3D movies aren't just for humans anymore. In an experiment published today in Scientific Reports, researchers outfitted praying mantises with 3D glasses to prove that they can see in 3D.
The scientists, from Newcastle University, attached colored lenses to the bugs' eyes and showed them rudimentary 3D movies. The insects' reactions, captured on video, provided a clear indication of their abilities.
Unlike humans, who used to use red and blue lenses to see 3D movies (until someone came up with polarized lenses which let you see in full color), mantises can't see red all that well. So the researchers instead substituted green and blue lenses, which they attached to the bugs using beeswax. When the bugs were shown 2D movies that simulated prey, they just watched, but when they saw a 3D version, they reached out and tried to grab it.
Based on the experiment, the researchers concluded that praying mantises do, in fact, have 3D vision. “Despite their minute brains, mantises are sophisticated visual hunters which can capture prey with terrifying efficiency. We can learn a lot by studying how they perceive the world," said Jenny Reed, who led the project. “Better understanding of their simpler processing systems helps us understand how 3D vision evolved, and could lead to possible new algorithms for 3D depth perception in computers."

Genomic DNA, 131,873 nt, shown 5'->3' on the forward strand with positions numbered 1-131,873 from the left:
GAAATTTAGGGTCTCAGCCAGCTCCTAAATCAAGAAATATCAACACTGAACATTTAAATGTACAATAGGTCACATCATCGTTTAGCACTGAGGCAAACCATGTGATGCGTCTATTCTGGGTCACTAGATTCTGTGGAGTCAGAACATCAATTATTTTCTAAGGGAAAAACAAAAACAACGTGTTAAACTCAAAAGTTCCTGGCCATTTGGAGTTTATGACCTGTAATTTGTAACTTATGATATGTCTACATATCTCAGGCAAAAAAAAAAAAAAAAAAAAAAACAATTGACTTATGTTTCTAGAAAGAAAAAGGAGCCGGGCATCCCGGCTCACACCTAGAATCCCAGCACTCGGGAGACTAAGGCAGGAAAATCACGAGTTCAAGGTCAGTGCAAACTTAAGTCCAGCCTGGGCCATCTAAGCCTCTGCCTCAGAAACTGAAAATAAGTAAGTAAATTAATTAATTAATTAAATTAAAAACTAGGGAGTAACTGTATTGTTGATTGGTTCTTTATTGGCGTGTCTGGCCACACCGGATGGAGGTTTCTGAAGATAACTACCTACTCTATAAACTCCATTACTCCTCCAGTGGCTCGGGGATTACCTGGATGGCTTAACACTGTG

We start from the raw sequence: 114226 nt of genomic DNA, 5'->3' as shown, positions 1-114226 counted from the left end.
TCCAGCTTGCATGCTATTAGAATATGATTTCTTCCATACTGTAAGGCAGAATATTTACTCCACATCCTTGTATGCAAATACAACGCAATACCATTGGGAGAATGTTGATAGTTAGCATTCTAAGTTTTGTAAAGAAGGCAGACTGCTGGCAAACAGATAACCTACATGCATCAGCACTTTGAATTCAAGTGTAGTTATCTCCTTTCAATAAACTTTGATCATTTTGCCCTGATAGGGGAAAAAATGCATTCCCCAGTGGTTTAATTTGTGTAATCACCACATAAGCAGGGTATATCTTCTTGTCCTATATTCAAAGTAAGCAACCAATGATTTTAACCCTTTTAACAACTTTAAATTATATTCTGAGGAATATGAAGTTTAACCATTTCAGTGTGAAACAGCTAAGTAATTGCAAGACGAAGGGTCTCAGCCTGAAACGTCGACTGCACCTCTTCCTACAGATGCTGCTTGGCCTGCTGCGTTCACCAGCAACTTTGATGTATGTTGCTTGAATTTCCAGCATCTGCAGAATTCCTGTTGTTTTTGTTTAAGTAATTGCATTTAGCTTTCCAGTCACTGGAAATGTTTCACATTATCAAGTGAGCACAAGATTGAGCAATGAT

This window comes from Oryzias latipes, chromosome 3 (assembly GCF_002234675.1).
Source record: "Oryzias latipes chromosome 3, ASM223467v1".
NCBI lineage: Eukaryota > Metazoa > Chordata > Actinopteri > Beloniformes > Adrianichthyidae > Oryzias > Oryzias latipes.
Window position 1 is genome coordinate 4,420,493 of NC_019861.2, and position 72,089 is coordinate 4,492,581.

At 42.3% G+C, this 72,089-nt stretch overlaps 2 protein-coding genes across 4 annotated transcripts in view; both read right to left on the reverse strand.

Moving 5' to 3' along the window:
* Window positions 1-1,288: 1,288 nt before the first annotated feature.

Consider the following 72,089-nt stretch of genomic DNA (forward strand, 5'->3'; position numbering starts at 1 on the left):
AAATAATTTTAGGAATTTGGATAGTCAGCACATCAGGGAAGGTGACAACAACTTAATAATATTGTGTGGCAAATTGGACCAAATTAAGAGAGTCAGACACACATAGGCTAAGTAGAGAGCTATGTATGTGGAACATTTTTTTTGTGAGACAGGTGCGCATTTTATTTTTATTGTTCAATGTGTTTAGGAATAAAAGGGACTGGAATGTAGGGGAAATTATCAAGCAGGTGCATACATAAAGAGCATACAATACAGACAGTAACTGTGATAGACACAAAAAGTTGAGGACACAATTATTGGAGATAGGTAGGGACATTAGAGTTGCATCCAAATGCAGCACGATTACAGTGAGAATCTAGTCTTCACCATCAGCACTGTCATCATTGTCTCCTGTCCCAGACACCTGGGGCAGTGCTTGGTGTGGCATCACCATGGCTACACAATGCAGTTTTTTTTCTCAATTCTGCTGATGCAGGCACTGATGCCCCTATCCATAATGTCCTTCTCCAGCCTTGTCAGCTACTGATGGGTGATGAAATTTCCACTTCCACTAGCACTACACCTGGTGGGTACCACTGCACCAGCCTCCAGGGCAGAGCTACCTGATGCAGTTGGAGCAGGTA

This actually isn't the first time that researchers have tried to put glasses on an insect. Back in 2006, a German company designed glasses small enough for a housefly. Those glasses, however, were just for show. The hipster fly probably thought they made it look more mature and sophisticated.